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How the City of Lincoln Council aims to save £3m over the next five years...

By Lincolnshire Echo  |  Posted: January 24, 2013

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The challenge facing City Hall is to balance the books with £3 million less coming in over the next four to five years. Reduced Government grant and less earnings from car parks and planning permissions due to the recession mean tough decisions lie ahead. In response, the City of Lincoln Council has devised a package of money-saving measures. Here, reporter Paul Whitelam gauges reaction to the possible cuts...


The green waste collection service costs the council £450,000 a year.

The proposal is to charge £25 a year to those households who want the service.

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Take-up may go down to 20 per cent, saving about £200,000 a year.

Vince Elkington, 61, of Eleanor Close, Lincoln, said: "No one likes paying extra money, this is just another rise.

"Our council tax is about £200, which is a lot of money.

"I suppose we will have to compost a lot more."


The urban ranger service, which costs £100,000 a year, is set to be scrapped.

The commons warden and the sports development team are also due to go.

George Woolfenden, who serves on the commons advisory panel and lives in Carholme Road, Lincoln, said: "This will result in no protection for the commons and open spaces in the city.

"At the moment, all you have to do is call the rangers and they are there.

"We fought long and hard to get this protection is place and now they want to wipe it out. Who will perform their role, the police?"


The council is proposing to axe its £50,000 annual subsidy from the Walk and Ride bus which ferries people between uphill and downhill Lincoln.

Councillor William Webb, executive member for highways and transportation , at the county council, said: "The City of Lincoln Council's decision will unfortunately create a considerable shortfall in funding.

"Over the next few weeks and months we will work closely with the city council to explore any alternative funding opportunities that exist."


The council funds this venue to the tune of £267,000 a year.

A £75,000 cut in funding, spread over four to five years, is being considered.

The council has decided not to pull its funding altogether, which would have spelled the Drill Hall's closure.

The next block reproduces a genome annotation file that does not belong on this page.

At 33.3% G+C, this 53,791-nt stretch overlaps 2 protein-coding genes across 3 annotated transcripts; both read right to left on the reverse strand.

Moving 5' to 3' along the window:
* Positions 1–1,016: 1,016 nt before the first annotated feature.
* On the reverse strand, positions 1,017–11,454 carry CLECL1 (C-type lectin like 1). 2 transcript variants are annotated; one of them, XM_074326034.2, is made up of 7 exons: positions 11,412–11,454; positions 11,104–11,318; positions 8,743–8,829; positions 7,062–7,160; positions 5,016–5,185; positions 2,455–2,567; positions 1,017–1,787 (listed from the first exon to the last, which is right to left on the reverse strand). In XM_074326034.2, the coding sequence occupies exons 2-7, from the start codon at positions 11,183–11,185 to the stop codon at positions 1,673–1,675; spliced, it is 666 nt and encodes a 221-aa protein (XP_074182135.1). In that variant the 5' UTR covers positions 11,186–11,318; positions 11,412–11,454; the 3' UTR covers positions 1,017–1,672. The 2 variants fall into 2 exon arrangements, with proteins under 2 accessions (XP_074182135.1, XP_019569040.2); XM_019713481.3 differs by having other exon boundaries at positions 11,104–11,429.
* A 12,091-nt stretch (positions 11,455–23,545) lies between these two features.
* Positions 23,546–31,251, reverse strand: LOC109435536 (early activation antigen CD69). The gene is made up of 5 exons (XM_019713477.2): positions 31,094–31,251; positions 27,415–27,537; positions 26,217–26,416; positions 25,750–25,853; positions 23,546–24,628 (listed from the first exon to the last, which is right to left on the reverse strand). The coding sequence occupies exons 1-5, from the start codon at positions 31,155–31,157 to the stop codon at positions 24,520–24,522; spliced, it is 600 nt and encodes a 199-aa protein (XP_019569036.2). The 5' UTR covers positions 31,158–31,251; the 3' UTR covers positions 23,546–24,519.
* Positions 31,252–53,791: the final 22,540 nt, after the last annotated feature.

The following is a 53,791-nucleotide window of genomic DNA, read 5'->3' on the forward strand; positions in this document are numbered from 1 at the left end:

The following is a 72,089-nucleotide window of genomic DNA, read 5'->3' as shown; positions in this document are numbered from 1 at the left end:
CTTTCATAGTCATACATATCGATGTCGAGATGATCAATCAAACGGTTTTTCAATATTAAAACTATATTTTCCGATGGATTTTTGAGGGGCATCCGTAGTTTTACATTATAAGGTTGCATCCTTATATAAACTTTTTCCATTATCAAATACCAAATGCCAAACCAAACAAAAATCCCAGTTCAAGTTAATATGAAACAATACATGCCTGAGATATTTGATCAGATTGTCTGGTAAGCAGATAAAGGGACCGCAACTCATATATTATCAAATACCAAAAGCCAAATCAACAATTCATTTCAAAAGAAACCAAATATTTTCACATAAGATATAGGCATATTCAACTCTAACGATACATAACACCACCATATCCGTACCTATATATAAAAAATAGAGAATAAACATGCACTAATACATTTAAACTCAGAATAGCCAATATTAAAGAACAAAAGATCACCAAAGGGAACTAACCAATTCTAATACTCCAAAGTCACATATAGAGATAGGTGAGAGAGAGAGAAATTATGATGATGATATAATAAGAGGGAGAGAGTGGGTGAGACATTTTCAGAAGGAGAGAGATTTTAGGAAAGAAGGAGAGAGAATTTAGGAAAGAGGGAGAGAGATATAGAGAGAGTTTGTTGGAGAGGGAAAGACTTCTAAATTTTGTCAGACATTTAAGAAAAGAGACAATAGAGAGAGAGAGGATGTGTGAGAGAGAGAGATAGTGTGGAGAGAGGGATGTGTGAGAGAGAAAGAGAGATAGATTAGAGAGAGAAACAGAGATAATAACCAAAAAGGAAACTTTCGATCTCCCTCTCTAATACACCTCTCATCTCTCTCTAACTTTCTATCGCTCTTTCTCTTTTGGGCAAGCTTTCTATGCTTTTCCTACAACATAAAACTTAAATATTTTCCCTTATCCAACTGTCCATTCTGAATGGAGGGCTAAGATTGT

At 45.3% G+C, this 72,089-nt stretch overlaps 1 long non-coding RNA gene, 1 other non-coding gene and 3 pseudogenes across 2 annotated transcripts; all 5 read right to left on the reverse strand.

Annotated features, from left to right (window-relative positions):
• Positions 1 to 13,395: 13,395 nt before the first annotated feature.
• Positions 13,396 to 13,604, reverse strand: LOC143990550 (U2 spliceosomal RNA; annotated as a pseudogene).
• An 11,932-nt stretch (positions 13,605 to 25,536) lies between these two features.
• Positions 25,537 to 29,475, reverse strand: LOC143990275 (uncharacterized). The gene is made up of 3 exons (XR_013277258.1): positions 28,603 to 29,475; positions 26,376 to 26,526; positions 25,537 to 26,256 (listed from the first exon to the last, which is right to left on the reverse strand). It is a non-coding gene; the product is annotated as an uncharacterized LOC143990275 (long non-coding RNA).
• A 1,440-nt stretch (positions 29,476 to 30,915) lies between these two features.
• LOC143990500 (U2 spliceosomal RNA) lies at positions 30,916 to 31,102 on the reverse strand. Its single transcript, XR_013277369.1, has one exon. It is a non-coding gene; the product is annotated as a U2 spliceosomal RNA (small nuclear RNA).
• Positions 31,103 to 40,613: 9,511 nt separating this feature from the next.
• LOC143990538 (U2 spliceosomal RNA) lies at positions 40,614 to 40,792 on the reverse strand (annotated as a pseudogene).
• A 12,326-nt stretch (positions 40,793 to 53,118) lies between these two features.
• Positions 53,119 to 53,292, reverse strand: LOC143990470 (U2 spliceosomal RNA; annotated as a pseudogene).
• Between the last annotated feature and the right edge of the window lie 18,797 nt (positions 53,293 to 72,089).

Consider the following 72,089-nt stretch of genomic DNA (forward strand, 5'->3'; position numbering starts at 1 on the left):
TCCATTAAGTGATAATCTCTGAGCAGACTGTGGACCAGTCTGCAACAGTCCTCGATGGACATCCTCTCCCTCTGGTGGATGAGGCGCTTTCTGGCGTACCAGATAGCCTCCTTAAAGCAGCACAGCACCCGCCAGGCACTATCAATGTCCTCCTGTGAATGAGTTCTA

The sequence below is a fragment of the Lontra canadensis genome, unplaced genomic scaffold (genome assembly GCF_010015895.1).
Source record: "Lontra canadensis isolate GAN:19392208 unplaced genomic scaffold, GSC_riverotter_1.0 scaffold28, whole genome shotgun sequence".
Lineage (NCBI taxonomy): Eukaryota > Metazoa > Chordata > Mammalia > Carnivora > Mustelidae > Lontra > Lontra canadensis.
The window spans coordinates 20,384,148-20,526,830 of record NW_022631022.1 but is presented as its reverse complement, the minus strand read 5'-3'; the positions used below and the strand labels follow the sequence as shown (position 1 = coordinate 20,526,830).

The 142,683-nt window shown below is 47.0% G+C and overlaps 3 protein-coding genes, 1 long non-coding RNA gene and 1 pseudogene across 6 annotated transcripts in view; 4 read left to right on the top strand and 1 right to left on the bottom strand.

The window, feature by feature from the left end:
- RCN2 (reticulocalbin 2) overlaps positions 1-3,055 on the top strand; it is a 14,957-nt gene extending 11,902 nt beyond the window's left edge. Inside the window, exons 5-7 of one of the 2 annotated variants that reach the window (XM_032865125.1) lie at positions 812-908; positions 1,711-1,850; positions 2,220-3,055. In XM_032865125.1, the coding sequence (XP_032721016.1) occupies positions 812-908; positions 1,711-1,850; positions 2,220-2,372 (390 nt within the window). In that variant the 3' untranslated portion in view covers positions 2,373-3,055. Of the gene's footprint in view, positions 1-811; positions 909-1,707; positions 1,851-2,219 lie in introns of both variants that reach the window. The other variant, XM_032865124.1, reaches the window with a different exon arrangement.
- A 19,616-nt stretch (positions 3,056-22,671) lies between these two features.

Director Simon Hollingworth said: "The cut in funding is not good news and not something we welcome with open arms.

"It is a significant cut but we completely understand the council's position. They are in an impossible situation.

"They have indicated they wish to continue to support us and this could have been much worse for us. We have yet to work through the implications but the aim is that we will cope."


Each councillor in Lincoln currently has £1,000 to spend on groups and activities in their ward.

The scheme, which costs £33,000 a year, is set to end.

Hartsholme Community Contact Centre in one such group which has received support in the past to buy three new computers. Ivy Battersby, from the centre, said: "Groups like ours would miss this funding – it helps pay the bills."


The cuts to the overall £14 million revenue budget, due to take effect in the early summer, have been announced despite savings of £4.5 million having been made since 2008.

There has also been a 28 per cent cut in Government grant over the past two years.

The draft budget goes to the executive on January 28 followed by consultation, before the 2013/14 budget is finally approved on March 5.

Council tax is likely to rise by two per cent, but the council's preferred scenario would be 3.5 per cent more.

Given its budget restraints, the council has had to shrink its focus to three core areas: growing the local economy, protecting the poorest members of society, and creating affordable housing.

In addition to cuts, the council is looking to improve value for money in the £7 million worth of services it buys in each year.

"It costs us £140,000 for Shopmobility, the CAB and Dial-a-Ride but we rejected any cuts here because of our poverty and disadvantage agenda," said council leader Ric Metcalfe.

"The net effect is about eight jobs. We will be doing everything possible to see if there's any scope for alternative employment.

"The situation is bad. It could have been worse. But there is more to come in the next two to three years."

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